- No action which is contrary to the plain Word of God can ever be legitimate for the Christian. No appeal to spiritual freedom or to providential circumstances can ever make what is ethically wrong anything else but sinful. For the Christian is free only to love and obey the law of God. Therein lies his true freedom.
- The question I must learn to ask is: Will it bring benefits, as far as I am able to judge, so that my relationship to the Lord Jesus Christ is strengthened? Will it draw me nearer to him? We are no longer speaking about whether a course of action is lawful for the Christian. We are considering only actions which are. But something which has a neutral influence on one person may be detrimental to another.
- So the real question is: Can I take Christ there and look him in the face without shame? Is this course of action, this decision I am taking, totally consistent with my personal confession that ‘Jesus Christ is my Lord’?
- We must not rest content with asking whether a course of action will be personally helpful. Will it have a like beneficial effect on others? Indeed, do I engage in it with a view to serving and helping them?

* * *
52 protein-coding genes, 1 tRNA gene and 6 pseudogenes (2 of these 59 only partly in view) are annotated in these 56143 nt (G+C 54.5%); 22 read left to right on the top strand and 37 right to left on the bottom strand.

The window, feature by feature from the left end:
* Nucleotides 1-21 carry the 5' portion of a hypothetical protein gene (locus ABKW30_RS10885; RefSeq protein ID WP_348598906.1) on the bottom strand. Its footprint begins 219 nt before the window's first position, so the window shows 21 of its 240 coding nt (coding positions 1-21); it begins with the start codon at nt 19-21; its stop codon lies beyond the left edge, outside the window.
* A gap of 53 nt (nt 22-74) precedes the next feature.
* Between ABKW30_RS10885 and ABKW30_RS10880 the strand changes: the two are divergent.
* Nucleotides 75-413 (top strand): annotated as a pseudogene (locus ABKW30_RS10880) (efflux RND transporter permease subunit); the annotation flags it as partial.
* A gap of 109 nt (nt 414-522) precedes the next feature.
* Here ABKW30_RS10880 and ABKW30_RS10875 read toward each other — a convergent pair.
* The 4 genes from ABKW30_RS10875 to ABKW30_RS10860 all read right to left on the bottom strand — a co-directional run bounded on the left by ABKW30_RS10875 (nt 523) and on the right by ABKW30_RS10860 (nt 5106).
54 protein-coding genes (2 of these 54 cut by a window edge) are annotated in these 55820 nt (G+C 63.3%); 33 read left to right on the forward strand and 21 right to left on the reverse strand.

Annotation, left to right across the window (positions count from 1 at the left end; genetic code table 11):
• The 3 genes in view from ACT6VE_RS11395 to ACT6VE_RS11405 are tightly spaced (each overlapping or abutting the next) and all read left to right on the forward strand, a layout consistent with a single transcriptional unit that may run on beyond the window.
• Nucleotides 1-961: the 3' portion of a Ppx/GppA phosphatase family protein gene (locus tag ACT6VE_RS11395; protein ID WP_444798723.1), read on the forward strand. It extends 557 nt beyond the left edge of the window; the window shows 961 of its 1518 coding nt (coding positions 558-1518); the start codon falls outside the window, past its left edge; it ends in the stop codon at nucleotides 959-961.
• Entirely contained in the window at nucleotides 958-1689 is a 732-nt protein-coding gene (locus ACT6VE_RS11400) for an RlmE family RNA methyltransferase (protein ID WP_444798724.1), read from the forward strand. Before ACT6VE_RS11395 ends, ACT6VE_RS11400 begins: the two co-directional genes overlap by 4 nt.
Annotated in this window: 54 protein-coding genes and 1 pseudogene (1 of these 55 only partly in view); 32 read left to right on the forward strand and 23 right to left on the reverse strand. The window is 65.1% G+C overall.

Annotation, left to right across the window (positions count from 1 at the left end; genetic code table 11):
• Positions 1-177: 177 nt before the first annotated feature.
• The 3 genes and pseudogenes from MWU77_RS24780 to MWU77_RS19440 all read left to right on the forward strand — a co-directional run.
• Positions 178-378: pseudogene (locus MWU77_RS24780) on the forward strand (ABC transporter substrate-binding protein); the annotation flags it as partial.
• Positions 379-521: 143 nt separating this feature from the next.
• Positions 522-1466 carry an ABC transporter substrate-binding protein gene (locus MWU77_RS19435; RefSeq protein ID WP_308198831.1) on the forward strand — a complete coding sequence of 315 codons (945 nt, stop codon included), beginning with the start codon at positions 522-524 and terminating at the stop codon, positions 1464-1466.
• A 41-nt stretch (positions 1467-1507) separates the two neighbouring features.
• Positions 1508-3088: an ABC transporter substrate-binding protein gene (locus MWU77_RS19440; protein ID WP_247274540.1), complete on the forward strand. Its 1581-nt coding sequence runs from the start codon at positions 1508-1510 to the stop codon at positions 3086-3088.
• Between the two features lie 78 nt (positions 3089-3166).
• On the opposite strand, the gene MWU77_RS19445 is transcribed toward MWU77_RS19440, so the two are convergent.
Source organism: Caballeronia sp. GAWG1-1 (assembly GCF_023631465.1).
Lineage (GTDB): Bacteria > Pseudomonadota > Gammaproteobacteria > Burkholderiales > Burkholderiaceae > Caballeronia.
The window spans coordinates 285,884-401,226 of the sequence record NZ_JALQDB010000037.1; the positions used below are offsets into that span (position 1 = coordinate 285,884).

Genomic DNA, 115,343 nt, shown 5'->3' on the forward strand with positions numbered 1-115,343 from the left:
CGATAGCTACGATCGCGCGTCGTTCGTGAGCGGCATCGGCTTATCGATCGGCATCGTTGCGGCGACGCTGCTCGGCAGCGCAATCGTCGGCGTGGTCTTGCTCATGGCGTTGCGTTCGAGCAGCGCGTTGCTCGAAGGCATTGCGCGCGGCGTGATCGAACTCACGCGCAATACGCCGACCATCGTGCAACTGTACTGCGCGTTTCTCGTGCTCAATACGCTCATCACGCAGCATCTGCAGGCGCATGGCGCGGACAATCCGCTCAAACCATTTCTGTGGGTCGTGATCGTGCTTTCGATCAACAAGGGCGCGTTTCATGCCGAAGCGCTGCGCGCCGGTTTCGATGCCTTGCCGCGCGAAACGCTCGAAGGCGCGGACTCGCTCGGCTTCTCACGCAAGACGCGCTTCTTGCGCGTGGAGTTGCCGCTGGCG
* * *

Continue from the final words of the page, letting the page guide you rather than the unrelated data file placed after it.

- ‘What would Paul have done?’ ‘What would Christ himself have done?’. These are the questions we can now ask. Are there incidents, or is there teaching in Scripture, which can be applied to the situation in which I find myself?
- Is it lawful? Is it helpful? Is it enslaving? Is it consistent with the Lordship of Christ? Is it helpful to others? Is it consistent with the example of Christ and the apostles? Is it for the glory of God? For that matter, am I living for the glory of God?
- For the Christian the choice of a life-calling will be seen as one of the most important decisions he ever makes. It will determine many aspects of his life. It is essential therefore to be assured that we are doing the will of God.